PayPal, the online payment giant, has been working its way into physical stores and is now rolling out as a payment option in more than 2,000 Home Depot locations. The eBay division isn’t just targeting retail, however. It’s also making its debut in restaurants and bars with a new partnership with Tabbedout, an Austin, Texas start-up that lets people pay their tabs using an app.
Tabbedout users will be able to add PayPal as a payment option alongside existing choices for credit and debit cards. Users will still need to open a tab using a credit or debit card saved to their Tabbedout account when they enter a participating business. But when it comes time to settle up, they can enter in their email address and password to pay using PayPal. Tabbedout users can then just walk out without having to deal with a waiter.
I like Tabbedout because it addresses a specific use case for paying at restaurants and bars. While a lot of the talk in mobile payments has focused on retail and smaller merchants, there’s still a chance to make mobile payments a big reality in hospitality. Tabbedout, for its part, has done a lot of back-end work to integrate with eight point-of-sale systems that allow it to work in more than 70 percent of the establishments in the U.S., it claims. AisleBuyer and others have also tried to tackle some of this problem.
Tabbedout, however, is only available in about 400 locations across the country, so don’t expect to be able to use it in many places though SXSW visitors will get the first crack at it. PayPal integration will start in Austin before expanding to the rest of Tabbedout’s footprint. Tabbedout founder Rick Orr said PayPal integration has been the biggest request for consumers. He said with PayPal’s brand, the company expects to greatly expand the number of merchants it acquires this year. Tabbedout, which finalized a $5.7 million funding round last year, is also testing a new offers systems that allows merchants to offer discounts to Tabbedout users.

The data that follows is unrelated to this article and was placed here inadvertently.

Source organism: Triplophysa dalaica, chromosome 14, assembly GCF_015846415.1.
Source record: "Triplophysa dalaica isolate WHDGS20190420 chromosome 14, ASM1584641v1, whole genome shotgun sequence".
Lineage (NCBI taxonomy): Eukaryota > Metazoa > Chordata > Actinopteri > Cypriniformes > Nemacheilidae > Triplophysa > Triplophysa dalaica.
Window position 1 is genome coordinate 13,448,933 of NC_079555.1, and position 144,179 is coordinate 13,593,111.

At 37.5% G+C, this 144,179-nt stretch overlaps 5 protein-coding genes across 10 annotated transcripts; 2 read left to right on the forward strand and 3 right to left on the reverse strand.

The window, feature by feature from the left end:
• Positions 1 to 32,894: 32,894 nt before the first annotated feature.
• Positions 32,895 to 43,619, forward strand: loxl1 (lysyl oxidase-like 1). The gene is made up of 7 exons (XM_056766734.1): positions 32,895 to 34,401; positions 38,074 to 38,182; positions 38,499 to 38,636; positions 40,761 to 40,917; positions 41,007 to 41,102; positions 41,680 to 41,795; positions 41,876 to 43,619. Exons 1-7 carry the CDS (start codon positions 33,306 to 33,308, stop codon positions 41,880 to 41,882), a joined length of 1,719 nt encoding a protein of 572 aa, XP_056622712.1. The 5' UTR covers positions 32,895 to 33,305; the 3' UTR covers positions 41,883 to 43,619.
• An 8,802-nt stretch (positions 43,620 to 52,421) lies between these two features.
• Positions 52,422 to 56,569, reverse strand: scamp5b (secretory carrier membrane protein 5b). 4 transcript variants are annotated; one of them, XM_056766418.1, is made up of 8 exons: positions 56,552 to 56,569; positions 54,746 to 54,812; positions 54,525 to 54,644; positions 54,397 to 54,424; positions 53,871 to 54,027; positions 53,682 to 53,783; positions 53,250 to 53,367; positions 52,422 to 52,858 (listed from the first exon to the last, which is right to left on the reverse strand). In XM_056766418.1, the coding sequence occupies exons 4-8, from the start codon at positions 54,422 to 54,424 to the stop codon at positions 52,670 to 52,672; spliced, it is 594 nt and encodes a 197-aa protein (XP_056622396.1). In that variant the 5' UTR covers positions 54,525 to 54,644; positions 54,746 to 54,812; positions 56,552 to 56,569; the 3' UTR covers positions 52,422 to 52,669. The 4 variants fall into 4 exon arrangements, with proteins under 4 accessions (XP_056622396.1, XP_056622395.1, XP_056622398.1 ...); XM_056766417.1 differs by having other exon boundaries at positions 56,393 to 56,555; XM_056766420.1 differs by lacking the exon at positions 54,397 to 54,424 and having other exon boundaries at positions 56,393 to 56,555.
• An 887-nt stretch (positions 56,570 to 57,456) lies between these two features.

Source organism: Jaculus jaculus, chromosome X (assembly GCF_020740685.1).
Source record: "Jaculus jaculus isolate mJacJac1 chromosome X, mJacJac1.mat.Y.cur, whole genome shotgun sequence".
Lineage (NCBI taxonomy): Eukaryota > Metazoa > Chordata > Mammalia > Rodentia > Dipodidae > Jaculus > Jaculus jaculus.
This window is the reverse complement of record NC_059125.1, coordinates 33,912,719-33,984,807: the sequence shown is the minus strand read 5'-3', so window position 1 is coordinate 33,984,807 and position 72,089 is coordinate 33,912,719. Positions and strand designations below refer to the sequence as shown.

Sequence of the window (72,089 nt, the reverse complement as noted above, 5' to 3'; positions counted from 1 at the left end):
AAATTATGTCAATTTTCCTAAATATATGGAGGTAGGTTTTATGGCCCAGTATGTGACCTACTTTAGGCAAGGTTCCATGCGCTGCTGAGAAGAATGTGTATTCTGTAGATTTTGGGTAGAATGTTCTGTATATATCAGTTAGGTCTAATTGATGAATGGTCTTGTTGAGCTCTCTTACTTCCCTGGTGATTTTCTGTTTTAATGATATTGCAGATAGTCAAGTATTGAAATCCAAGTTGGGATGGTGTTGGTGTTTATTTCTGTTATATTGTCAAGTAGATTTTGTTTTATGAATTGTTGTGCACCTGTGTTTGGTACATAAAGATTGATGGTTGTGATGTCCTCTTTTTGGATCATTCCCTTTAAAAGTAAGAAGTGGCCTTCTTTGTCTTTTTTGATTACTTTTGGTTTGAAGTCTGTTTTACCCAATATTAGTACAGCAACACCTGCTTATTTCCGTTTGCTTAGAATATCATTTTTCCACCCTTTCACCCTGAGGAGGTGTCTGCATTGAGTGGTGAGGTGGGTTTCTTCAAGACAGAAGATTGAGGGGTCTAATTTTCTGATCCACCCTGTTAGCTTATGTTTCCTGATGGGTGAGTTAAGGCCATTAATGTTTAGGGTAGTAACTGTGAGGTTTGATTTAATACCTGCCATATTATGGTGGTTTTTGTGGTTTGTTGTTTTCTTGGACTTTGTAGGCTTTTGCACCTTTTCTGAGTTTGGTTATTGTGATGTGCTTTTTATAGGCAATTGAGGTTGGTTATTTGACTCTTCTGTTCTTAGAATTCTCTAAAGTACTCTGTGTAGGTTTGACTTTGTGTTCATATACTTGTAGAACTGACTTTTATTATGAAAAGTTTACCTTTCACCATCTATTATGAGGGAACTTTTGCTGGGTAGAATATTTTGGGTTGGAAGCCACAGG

“The last two years has been used to establish integration; it’s a model that didn’t really exist before,” Orr said. “Now, we’re very excited to leverage PayPal’s 106 million users and secure online commerce systmen to bring payments into the offline world of bars and restaurants.”
The PayPal integration is interesting because it shows how the payment company is working to get into real physical locations. Its payment system usually doesn’t require hardware upgrades unlike many NFC-based systems. But it needs software integration to work with existing POS systems. PayPal has been striking deals with POS-terminal makers and software providers to get its in-store system up and running in retail locations. But Tabbedout has done much of the work already at restaurants, so it makes it a good partner for PayPal.
“We have a strong appreciation for the work required to get into the POS systems and we have no desire to replicate any of that ourselves,” said Scott Dunlap, VP of emerging opportunities for PayPal. “Tabbedout’s system is seamless and you can do offers and we just liked it and the fact that for merchant it’s so simple to get up to speed.”
I wonder if PayPal will ultimately just buy Tabbedout or eventually work around it to establish its own connections to restaurants and bars. It could just run it all through its PayPal app, which is already being envisioned as a way to pay at coffee shops and other small eateries. This would be a logical step as it looks to expand payments to the real world. If PayPal can connect into all manner of POS systems, it can move toward becoming a universal digital wallet. Dunlap declined to talk about potential acquisitions, but he said this is just part of a bigger expansion of PayPal’s offline ambitions.
PayPal should have made the move to offline payments a while ago. Instead, it has let companies like Square, Isis and Google rise as big competitors. But PayPal seems to be putting the pieces together to make its online payment push a reality. Not everyone likes to use PayPal and some might find it less familiar to use in a real-world setting. But it’s making the investments and securing the deals it needs to be a big contender in mobile payments.